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18          \copyright  IEEE, 2015.  A doi and link to IEEE Xplore will go here after electronic publication.
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29 \hyphenation{op-tical net-works semi-conduc-tor}
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31 \begin{document}
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41 \title{Server Sky - Information Farming in Space}
42
43 \author{Keith~Lofstrom, \IEEEmembership{Member,~IEEE,}
44  	Ulises~Qui\~{n}\'{o}nez,
45 	and~Gary~Barnhard
46 \thanks{K. Lofstrom is with Server Sky, Beaverton, OR 97075 USA e-mail: keithl@server-sky.com}
47 \thanks{Ulises Qui\~{n}\'{o}nez is with the Facultad de Ingenier\'{i}a, Universidad de San Carlos de Guatemala, Guatemala City, GT}%
48 \thanks{Gary Barnhard is with ISP Inc., Cabin John, MD 20818 USA}}
49
50 \maketitle
51 \begin{abstract}
52 Server sky is a proposal for vast constellations of tiny space satellites,
53 computing and exchanging information directly with cell towers serving
54 customers, students, researchers, and entrepreneurs in the developing world.
55 Paper-thin 5 gram thinsats'' will power processors, memory, and 60/70 GHz
56 radios with 4 watts of space solar power.  7842 thinsat arrays produce
57 sub-kilometer ground spots.  Highly redundant, cryptographically secure,
58 radiation-resistant thinsats will be recycled at end-of-life.
59 \end{abstract}
60
61 \begin{IEEEkeywords}
62 Space Technology; Integrated Circuits; Solar Energy; Internet; Globalization
63 \end{IEEEkeywords}
64 \IEEEpeerreviewmaketitle
65
66 \section{Introduction}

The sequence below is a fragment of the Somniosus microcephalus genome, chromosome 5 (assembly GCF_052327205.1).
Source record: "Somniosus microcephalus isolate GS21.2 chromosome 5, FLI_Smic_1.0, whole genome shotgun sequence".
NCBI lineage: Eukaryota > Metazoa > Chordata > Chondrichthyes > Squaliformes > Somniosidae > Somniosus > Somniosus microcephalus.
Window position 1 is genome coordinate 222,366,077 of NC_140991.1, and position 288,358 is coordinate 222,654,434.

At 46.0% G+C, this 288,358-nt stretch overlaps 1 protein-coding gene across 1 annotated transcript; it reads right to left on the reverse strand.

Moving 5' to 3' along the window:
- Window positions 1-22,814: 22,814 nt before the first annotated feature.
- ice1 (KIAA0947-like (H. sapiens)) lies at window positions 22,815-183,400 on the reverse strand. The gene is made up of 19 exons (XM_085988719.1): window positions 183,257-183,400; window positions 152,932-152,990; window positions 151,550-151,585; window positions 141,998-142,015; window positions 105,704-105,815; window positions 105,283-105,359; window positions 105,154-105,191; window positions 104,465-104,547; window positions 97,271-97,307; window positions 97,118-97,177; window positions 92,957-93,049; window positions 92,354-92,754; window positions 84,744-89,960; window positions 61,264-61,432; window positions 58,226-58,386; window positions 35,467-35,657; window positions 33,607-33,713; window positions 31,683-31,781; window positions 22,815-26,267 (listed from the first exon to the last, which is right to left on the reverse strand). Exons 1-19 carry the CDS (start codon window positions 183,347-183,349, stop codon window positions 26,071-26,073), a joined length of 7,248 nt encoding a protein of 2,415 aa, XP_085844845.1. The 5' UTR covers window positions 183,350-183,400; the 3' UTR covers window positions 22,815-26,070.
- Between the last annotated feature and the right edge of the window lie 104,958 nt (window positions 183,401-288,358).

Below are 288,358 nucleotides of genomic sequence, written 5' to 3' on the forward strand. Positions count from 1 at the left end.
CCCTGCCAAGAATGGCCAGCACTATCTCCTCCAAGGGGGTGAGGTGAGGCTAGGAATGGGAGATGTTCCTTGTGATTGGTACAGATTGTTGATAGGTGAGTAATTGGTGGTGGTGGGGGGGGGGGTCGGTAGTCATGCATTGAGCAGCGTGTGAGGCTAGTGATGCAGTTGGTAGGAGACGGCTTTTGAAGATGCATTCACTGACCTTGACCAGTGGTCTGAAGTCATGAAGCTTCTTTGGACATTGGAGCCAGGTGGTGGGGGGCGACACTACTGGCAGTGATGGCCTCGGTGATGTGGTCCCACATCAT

67
68 \begin{quote}
69 \emph{A telephone in every village ... I believe it is a realistic and
70 desirable goal by the year 2000.  It can be achieved now that millions
71 of kilometers of increasingly scarce copper wire can be replaced by a
72 handful of satellites in stationary orbit.''}
73 --- Sir Arthur C. Clarke, 1983 \cite{clarke}
74 \end{quote}
75
76 Billions of valuable minds are trapped in poverty and isolation in
77 the developing world, performing manual labor in want and squalor,
78 rather than participating in the design and deployment of an abundant
79 and efficient global civilization.
80
81 The developed world is enabled by the consumption of massive quantities
82 of energy and minerals, much gathered in the developing world.
83 Fortunately, increased efficiency enabled by technological innovation
84 has reduced resource consumption per unit of economic output;  for
85 example, steel production in the United States consumed 67 MJ/kg of
86 energy in 1950, reduced to 15 MJ/kg in 2005.
87 The annual power consumption of refrigerators made with that steel dropped
88 from 1900 kWh to 500 kWh between 1972 and 2009.
89 Knowledge can reduce physical consumption \cite{naam}.
90
91 The changing product mix reduces energy and resource consumption as well.
92 Production and use of a 112 gram iPhone 5 creates 75 kg of CO$_2$ over a
93 three year lifetime \cite{apple} and connects to the planet, while an
94 875 kg, 4.9 liter/ 100 km Smart Car produces 75 kg of CO$_2$ traveling
95 only 650 kilometers \cite{smart}.
96 Telework, online shopping, and online social networking can save
97 thousands of kilometers and hundreds of hours of driving per year in a
98 society already centered on the automobile.
99
100 New information-centric societies optimized for personal electronics
101 and global networking can develop faster, cheaper, and greener without
102 replicating the developed world's consumption of materials, energy,
103 and distance.  Innovation is inspired, or hindered, by everyday experience.
104 Information-centric cultures can invent new systems for living
105 unimaginable in cultures chained to steel and carbon.
106 Info-cultures will have the key to the future,
107 which will open the door to the solar system.
108
109 Information can be expensive.  Data centers consume more
110 than 10 GW in the United States, almost 3\% of US electrical power
111 \cite{epa}.  Most of this power is spent on voltage transformation
112 and cooling; less than 40\% of the incoming grid power reaches
114
115 400 000 diesel-generator-powered cell towers provide rural India
116 with basic telephone service, connected by microwave links \cite{indiasciam}.
117 Basic communication bypasses middlemen and increases rural income,
118 while bringing education, rule of law, and political power to
119 remote and vulnerable communities \cite{roshan}.
120 Broadband internet offers more, but requires more power and bandwidth.
121